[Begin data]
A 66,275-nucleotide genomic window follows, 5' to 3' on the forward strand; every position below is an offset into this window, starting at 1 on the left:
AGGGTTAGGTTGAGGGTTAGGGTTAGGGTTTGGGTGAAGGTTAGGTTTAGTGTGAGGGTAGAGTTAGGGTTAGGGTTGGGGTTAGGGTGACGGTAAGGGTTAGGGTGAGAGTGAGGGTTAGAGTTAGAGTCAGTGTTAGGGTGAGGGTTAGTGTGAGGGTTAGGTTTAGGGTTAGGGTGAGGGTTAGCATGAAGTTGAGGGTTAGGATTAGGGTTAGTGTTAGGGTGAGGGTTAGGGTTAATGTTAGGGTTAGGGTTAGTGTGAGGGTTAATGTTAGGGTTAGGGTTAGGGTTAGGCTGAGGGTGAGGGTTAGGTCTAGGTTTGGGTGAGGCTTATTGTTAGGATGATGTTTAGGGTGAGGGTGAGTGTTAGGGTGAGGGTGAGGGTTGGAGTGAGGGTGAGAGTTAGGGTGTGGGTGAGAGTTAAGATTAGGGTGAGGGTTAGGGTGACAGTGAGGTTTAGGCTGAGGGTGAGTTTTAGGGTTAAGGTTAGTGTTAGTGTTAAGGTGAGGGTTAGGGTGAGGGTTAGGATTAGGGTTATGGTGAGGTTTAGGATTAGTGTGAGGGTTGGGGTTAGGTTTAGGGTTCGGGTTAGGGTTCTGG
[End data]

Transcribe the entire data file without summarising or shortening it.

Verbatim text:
A 66,275-nucleotide genomic window follows, 5' to 3' on the forward strand; every position below is an offset into this window, starting at 1 on the left:
AGGGTTAGGTTGAGGGTTAGGGTTAGGGTTTGGGTGAAGGTTAGGTTTAGTGTGAGGGTAGAGTTAGGGTTAGGGTTGGGGTTAGGGTGACGGTAAGGGTTAGGGTGAGAGTGAGGGTTAGAGTTAGAGTCAGTGTTAGGGTGAGGGTTAGTGTGAGGGTTAGGTTTAGGGTTAGGGTGAGGGTTAGCATGAAGTTGAGGGTTAGGATTAGGGTTAGTGTTAGGGTGAGGGTTAGGGTTAATGTTAGGGTTAGGGTTAGTGTGAGGGTTAATGTTAGGGTTAGGGTTAGGGTTAGGCTGAGGGTGAGGGTTAGGTCTAGGTTTGGGTGAGGCTTATTGTTAGGATGATGTTTAGGGTGAGGGTGAGTGTTAGGGTGAGGGTGAGGGTTGGAGTGAGGGTGAGAGTTAGGGTGTGGGTGAGAGTTAAGATTAGGGTGAGGGTTAGGGTGACAGTGAGGTTTAGGCTGAGGGTGAGTTTTAGGGTTAAGGTTAGTGTTAGTGTTAAGGTGAGGGTTAGGGTGAGGGTTAGGATTAGGGTTATGGTGAGGTTTAGGATTAGTGTGAGGGTTGGGGTTAGGTTTAGGGTTCGGGTTAGGGTTCTGG